MR. GALSWORTHY'S GLOOMY NOVEL AND SOME OTHERS
A NEW novel by John Galsworthy creates a stir through the English-speaking countries and in Germany. The public hastens to the libraries to lay hands on it. Yet the contents are probably far less 4iscussed than are the stories of Mr. Michael Arlen, Mr. Aldous Milky or Mr. H. G. Wells. The public is in a hurry to renew old acquaintances rather than to be primed for Conversation. The Forsytes have become an institution like Dot and Carrie, and everyone wants to know what happened to them next.
It Si- curious, however. that a Galsworthy novel provokes so little discussion, for his books, like his plays, are certainly built round debatable subjects. Even if we look as far back as The Silver Byx and Strife, it seems that problems which have evoked a thousand arguments appear continually in his work. What to do when burglars break into one's house, whether there is really one law for the poor and another for the rich, whether England's day is over—such are the questions that arise. Only, since Mr. Galsworthy is much more of a character-creating novelist than a journalist, it is the question which presents itself to him as a pedestal_for his figures, and he concerns himself little with the answer. Should he happen to wonder how many angels could come to rest on the point of a needle, he would give us a warmly conceived tale of the ineffectual struggles of some disembodied Forsytes to maintain their balance, and the success of others ; but he would not solve the conundrum.
Still, his characters are not types or illustrations. They are no Babbitts or Peeksniffs but intensely individual creatures isolated from the whole of the rest of humanity. Indeed, it is his passion for separate people and his interest in the trouble caused by their separateness which inspire him and give him, too, his intensely national hatred of abstract law, the professional classes and governing bodies generally. The Englishman's soul is a bleak but proud castle to him. While he respects thearistocratic code he despises the aristocrat shackled by it ; he despises the poor because they are weak, and loves the solid, individualistic middle class alone.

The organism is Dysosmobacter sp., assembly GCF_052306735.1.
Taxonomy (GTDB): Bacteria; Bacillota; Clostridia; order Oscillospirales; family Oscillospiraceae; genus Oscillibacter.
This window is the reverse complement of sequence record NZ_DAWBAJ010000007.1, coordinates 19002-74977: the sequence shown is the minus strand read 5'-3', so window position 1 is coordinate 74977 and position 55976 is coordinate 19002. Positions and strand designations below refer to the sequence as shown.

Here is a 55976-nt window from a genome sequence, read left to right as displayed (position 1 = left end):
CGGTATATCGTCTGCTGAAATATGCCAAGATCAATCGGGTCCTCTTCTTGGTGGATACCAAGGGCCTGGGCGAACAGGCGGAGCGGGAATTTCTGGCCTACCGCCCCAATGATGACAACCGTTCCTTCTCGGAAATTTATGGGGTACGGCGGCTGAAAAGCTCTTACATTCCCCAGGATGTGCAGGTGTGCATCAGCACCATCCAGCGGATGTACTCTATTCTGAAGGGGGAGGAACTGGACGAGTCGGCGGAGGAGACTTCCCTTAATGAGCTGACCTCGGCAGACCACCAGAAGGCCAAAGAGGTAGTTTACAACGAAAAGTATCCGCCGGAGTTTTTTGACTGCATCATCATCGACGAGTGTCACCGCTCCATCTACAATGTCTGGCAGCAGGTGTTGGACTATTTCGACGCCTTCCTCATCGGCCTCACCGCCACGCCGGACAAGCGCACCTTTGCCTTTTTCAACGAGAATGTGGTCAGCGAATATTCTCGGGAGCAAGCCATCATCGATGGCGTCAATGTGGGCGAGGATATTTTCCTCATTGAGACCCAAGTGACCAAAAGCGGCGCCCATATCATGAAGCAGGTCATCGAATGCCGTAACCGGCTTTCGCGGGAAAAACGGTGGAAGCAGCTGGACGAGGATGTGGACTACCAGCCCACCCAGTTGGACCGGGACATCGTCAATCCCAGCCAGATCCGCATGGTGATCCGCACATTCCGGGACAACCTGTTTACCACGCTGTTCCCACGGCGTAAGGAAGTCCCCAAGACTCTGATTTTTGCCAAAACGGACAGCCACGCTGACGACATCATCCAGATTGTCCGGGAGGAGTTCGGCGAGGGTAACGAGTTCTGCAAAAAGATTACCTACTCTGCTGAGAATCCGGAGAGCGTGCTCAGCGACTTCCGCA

But he fears for it.
The hectic, amorous chinoiserie of Fleur Mont's post-War drawing-room in The White Monkey-has given place in The Silver Spoon to an almost contemporary and austere salon. Fleur has abandoned the arts for politics and Michael is an M.P. They, and old Soames with them, are part submerged in a society presented in the most dismaying light, the world where finely written pornography passes for exquisite litera- ture, whole-hearted malice and self-seeking replace friendship, no action is too dishonourable, and each does as he chooses, consigning to-morrow to the devil. The Monts and old Soames are-entangled in a most unsavoury libel action, which leaves them the successful but discredited defendants and makes a social triumph for the " immoral " plaintiff.
No one could deny that -girls like Marjorie Ferrar exist to- day. This young villainess of good family, trailing debts and amours, subsisting partly on the sale of half-malicious society gossip to the Press; -is less alluring than Iris Storm, but of the same stratum and more truly drawn. Just as real, too real for comfort, are the four broken creatures, out-of-worki, whom Michael tries to put back on the land. Fleur herself is no more than any cossetted, shingled little modern bourgeoise, frantically manoeuvring for a place in the London sun to-day.
Oh, Mr. Galsworthy convinces us that England is rotten, that its decay has followed inevitably from the too magh prosperity and eafxs. earned for the dominant middle clasS during the Victorian Era, since a nation (and obviously Mr. Galsworthy thinks of the middle class as the essential part of this nation), like an animal or a plant, degenerates if it never meets with adversity.
Does he indicate a remedy, he proves, too, that it will never lie applied. Michael, on entering Parliament (and what a shabby, foolish place the mover makes it) stands for a principle conforming closely with sentiments expressed
try the author elsewhere : here he fathers it on si testy old man called Foggarty. Eagland is to be cured by ostensive emigration, the thorough cultivation of the land, rtnd a tremendous Air Forie. Hoivever, it is not long before Michael himself half loses faith in his principles, which are discredited by the unpleasant libel action as much as .by the apathy of the House, the supineness of humanity. The reader looks on old Soames, the only heroic, or even decent and admirable character in the book, and sighs for the anti- macassar, the wax-fruit, and good old times generally..
Perhaps it is a novelist's part to diagnose a situation, and not to suggest remedies. There can be no doubt of Mr. Galsworthy's ability in analysis. His scrupulous and studious examination of a section of English life is carried through with obvious honesty. We wish, at times, that he could be more invigorating. His heart was apparently with the older generation of Forsytes. He has seen their tradition break down, and he has no liking for the disintegrated generation that has followed. And where he, has no admiration, he cannot move us to any deep interest. He can create in us only a feeling of dull unhappiness and discomfort. It is the saddest of all things to lose heart ; and The Silver Spoon is throughout a novel of loss of heart., loss of purpose, loss of conviction—a world gone astray, with no hope of finding the right path.